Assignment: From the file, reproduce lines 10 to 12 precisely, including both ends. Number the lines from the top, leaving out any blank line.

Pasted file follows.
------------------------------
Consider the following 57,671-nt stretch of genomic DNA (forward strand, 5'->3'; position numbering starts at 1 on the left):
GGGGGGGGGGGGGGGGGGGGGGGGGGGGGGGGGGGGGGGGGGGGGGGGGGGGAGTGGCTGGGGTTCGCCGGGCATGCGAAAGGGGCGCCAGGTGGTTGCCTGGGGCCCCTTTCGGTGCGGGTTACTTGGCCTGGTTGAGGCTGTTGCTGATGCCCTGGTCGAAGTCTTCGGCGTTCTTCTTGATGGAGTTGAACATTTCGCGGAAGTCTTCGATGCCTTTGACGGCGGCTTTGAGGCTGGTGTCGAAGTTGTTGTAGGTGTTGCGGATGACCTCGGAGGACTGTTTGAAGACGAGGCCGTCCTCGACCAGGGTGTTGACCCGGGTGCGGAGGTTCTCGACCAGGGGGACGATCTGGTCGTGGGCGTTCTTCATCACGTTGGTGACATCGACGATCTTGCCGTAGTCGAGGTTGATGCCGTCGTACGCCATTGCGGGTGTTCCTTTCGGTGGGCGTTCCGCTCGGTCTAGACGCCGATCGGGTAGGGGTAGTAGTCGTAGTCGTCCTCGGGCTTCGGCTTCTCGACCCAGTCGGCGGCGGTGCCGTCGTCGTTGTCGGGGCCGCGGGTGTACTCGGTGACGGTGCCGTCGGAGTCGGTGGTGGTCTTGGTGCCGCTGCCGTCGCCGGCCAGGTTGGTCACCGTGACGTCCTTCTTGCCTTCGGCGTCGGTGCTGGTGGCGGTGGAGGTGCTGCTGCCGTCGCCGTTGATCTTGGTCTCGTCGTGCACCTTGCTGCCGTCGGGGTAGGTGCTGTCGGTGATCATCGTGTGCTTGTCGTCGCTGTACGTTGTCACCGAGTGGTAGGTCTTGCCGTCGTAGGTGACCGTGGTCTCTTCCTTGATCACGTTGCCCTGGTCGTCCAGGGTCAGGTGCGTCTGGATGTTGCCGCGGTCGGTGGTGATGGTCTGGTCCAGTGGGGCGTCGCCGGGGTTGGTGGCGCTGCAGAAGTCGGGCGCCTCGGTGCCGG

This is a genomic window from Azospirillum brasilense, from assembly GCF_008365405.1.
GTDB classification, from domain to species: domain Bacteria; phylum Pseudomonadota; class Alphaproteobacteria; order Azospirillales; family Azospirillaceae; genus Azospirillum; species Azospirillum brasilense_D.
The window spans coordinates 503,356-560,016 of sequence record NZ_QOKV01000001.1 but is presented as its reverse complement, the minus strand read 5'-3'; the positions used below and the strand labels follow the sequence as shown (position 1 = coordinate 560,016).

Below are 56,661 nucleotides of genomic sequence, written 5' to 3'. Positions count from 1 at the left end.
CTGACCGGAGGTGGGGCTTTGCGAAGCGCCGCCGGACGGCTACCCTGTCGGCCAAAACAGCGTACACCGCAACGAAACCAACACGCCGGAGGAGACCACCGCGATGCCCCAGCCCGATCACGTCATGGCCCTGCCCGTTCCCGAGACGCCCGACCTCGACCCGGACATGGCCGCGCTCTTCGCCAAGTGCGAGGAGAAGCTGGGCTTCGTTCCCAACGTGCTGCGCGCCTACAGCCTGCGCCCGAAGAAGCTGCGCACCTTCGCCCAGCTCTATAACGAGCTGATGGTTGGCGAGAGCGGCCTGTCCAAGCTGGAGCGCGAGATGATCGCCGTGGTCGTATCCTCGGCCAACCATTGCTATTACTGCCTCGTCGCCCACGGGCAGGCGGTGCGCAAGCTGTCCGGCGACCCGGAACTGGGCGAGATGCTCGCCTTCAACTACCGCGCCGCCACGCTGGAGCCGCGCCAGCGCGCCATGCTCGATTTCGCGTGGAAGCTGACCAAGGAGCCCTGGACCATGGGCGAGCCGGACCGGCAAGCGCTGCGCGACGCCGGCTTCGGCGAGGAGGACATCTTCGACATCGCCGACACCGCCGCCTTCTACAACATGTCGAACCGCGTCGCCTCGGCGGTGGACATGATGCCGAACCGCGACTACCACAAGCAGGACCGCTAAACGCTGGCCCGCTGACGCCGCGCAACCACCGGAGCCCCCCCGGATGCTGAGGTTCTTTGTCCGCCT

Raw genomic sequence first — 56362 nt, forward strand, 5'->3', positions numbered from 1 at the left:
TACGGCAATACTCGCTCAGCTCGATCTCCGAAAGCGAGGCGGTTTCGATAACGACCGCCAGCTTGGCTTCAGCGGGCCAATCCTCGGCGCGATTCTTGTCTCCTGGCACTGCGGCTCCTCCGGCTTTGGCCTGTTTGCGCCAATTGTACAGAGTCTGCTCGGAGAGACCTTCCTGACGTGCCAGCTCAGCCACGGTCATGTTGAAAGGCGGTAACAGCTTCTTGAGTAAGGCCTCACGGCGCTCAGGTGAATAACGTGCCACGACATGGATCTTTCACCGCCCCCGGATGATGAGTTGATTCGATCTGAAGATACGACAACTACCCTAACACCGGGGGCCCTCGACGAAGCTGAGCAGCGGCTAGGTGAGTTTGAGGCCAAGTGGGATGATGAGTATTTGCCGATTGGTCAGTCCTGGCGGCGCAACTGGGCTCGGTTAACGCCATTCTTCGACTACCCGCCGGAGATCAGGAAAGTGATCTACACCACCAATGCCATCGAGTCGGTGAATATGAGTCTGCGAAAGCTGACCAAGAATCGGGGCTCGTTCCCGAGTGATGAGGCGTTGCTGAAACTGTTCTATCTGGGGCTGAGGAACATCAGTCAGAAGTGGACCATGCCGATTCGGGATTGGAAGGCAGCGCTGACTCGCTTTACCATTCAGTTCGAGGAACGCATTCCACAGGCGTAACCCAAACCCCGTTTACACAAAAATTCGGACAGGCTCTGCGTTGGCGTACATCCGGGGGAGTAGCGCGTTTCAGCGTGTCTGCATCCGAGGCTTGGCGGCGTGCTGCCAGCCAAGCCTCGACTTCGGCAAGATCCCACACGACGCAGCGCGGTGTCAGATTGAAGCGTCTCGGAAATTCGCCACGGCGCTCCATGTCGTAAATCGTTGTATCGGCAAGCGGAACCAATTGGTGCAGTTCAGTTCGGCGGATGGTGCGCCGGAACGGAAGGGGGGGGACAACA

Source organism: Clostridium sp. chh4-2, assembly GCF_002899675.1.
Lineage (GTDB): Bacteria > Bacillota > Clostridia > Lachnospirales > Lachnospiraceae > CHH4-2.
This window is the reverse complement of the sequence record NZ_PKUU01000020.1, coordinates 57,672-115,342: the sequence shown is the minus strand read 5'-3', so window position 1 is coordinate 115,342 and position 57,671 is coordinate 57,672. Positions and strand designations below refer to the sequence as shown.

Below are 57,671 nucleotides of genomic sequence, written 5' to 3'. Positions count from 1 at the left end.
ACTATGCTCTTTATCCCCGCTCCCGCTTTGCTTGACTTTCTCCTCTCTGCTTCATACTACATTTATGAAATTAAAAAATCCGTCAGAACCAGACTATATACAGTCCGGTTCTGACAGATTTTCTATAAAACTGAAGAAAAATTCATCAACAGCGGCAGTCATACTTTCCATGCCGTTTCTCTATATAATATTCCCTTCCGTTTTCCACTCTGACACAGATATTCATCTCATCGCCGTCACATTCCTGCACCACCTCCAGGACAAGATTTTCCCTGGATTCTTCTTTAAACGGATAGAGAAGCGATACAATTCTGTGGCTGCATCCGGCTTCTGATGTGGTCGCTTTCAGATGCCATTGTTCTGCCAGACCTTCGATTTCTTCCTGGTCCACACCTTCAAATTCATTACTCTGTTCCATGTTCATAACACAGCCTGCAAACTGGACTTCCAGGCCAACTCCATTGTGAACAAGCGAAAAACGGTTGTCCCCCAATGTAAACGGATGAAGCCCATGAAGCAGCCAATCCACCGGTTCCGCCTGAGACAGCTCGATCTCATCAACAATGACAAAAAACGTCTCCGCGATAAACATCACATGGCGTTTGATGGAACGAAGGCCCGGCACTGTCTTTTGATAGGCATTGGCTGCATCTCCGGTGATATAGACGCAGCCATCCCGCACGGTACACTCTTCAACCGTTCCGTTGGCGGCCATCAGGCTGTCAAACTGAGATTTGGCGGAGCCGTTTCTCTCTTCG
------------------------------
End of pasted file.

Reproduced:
Source organism: Clostridium sp. chh4-2, assembly GCF_002899675.1.
Lineage (GTDB): Bacteria > Bacillota > Clostridia > Lachnospirales > Lachnospiraceae > CHH4-2.
This window is the reverse complement of the sequence record NZ_PKUU01000020.1, coordinates 57,672-115,342: the sequence shown is the minus strand read 5'-3', so window position 1 is coordinate 115,342 and position 57,671 is coordinate 57,672. Positions and strand designations below refer to the sequence as shown.